Her writing workshops are open to all level of writers and meet weekly in Laguna Beach. She hopes to start a screenwriting workshop soon.
“I believe every person is a writer with important stories to share. Come join us and discover what stories you have waiting to be told.”
The Lies of Love
“You tell us not to lie, but all you did was lie to us when we were kids.”
“Say, what?” My 16-year old daughter has caught me by surprise with her accusation. I chug some coffee and attempt to gather my thoughts. “What do you mean, Apple of my Eye?”
“Mom, you know what I’m talking about. The Hanukah bunny. Remember that?”
“I do, and I still firmly believe in her.”
“So you didn’t put those Barbie dolls on our beds?”
Remembering I had already confessed to that crime, I ask for another example.
“What about how babies are made?”
“Oh, right.” I used to tell my girls that when a man and a woman were married, God would give them a baby. That was certainly better than a stork flying through the air with a baby in a diaper. My story held water until we went to see the movie “Marley and Me” in which Jennifer Aniston tells her husband she wants to stop trying to get pregnant.
Both of my girls looked at me and asked, fairly loudly I might add, “Mommy, how can you stop trying to be pregnant if God gives you the baby?”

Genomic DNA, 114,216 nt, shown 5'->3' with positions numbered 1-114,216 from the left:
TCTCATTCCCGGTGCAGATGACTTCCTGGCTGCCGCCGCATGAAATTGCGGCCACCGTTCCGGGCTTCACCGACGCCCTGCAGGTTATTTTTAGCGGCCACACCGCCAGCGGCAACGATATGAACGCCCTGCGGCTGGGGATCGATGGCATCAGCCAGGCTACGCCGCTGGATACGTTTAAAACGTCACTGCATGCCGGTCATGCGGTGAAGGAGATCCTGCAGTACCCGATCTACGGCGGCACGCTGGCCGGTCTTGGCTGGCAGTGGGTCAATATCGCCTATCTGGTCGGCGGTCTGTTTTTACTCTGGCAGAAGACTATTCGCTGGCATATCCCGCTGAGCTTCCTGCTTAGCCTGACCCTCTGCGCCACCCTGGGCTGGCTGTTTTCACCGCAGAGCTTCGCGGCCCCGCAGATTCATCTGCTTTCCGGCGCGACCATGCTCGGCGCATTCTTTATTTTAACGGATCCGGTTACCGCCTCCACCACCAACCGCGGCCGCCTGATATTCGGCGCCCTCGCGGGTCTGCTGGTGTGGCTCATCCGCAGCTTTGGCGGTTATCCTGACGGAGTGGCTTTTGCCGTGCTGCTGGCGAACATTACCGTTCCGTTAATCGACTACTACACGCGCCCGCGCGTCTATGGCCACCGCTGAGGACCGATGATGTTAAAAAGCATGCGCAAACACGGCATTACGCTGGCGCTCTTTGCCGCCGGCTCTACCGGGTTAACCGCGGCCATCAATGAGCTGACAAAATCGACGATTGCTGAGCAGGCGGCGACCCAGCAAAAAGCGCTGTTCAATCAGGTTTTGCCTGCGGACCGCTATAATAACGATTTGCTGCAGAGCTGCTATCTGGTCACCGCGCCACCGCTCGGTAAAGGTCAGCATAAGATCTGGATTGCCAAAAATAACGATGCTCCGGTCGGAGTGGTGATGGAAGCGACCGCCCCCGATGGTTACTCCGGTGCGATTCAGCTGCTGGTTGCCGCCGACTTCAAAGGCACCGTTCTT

“Eat your popcorn,” I said. “I’ll explain later.” Which brings me to lie No. 3. I did not “explain later.” That is not until stories about the birds and the bees buzzed about the Top of the World playground.
I began to reflect on my poor parenting skills. There’s also the lie that if you’re bad, Santa will not bring you that toy. (We are a dual holiday household). Whether you are good or bad, Santa always brings that American Girl doll or Lego set.
“Magic is an important part of life,” I explain to my skeptical teen.
“Hello, the tooth fairy?”
“A trail of silver fairy dust encircled every bed containing a pillow and errant teeth.” I should know. I’m the one who vacuumed the sparkles up.
“You mean put them out,” she answers.
“Such cynicism in our youth today,” I say, attempting to change the subject.
I didn’t mention the long forgotten Candy Fairy who eats all the Halloween candy and is a distant cousin to the Tooth Fairy and a close friend of the Weight Watchers gremlin.
A few others that have left my lips are, “The television is broken,” “If you pee in the pool, it will make a green circle around you,” and my personal favorite, “Princess Belle at Disneyland collects pacifiers for all the babies in the castle.” They all worked like a charm, although I will never be able to verify that my girls did not pee in a pool.
So, yes, teenager daughter of infinite wisdom, we parents do lie at times. But, we do it with the best of intentions. We know that life is tough and we all need a little bit of magic and fun.
“One thing I never lie about is how much I love you,” I say, throwing my arms around her in a big hug. She relaxes for a moment before giving the teen squirm, signaling that it’s time to stop embarrassing her.
“Can you please go unload the dishwasher? If not, there will be no dishes for breakfast,” I tell her. “And that, my dear child, is not a lie.”
Christine Fugate is a filmmaker and writer. She hopes that Santa Claus will bring her a new cable service provider so she can stop calling Cox Cable every other day.